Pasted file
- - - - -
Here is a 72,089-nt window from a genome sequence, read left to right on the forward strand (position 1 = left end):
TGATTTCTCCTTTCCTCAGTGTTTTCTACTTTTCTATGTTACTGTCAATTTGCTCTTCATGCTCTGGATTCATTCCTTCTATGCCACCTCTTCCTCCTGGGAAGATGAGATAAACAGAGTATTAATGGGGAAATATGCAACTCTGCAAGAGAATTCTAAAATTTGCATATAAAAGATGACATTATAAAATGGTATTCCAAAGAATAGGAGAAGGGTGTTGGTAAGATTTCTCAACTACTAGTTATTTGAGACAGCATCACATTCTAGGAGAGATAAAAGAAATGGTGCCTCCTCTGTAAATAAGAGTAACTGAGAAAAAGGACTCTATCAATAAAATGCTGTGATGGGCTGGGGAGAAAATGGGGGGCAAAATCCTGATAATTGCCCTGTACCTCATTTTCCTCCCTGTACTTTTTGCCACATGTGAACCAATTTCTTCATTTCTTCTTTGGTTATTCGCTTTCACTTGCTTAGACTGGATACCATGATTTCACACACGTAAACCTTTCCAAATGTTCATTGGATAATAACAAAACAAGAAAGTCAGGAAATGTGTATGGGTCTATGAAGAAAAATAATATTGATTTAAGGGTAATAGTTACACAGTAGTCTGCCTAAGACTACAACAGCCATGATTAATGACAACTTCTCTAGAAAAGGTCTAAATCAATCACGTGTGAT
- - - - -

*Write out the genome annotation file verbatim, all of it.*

Here is a 72,089-nt window from a genome sequence, read left to right on the forward strand (position 1 = left end):
TGATTTCTCCTTTCCTCAGTGTTTTCTACTTTTCTATGTTACTGTCAATTTGCTCTTCATGCTCTGGATTCATTCCTTCTATGCCACCTCTTCCTCCTGGGAAGATGAGATAAACAGAGTATTAATGGGGAAATATGCAACTCTGCAAGAGAATTCTAAAATTTGCATATAAAAGATGACATTATAAAATGGTATTCCAAAGAATAGGAGAAGGGTGTTGGTAAGATTTCTCAACTACTAGTTATTTGAGACAGCATCACATTCTAGGAGAGATAAAAGAAATGGTGCCTCCTCTGTAAATAAGAGTAACTGAGAAAAAGGACTCTATCAATAAAATGCTGTGATGGGCTGGGGAGAAAATGGGGGGCAAAATCCTGATAATTGCCCTGTACCTCATTTTCCTCCCTGTACTTTTTGCCACATGTGAACCAATTTCTTCATTTCTTCTTTGGTTATTCGCTTTCACTTGCTTAGACTGGATACCATGATTTCACACACGTAAACCTTTCCAAATGTTCATTGGATAATAACAAAACAAGAAAGTCAGGAAATGTGTATGGGTCTATGAAGAAAAATAATATTGATTTAAGGGTAATAGTTACACAGTAGTCTGCCTAAGACTACAACAGCCATGATTAATGACAACTTCTCTAGAAAAGGTCTAAATCAATCACGTGTGAT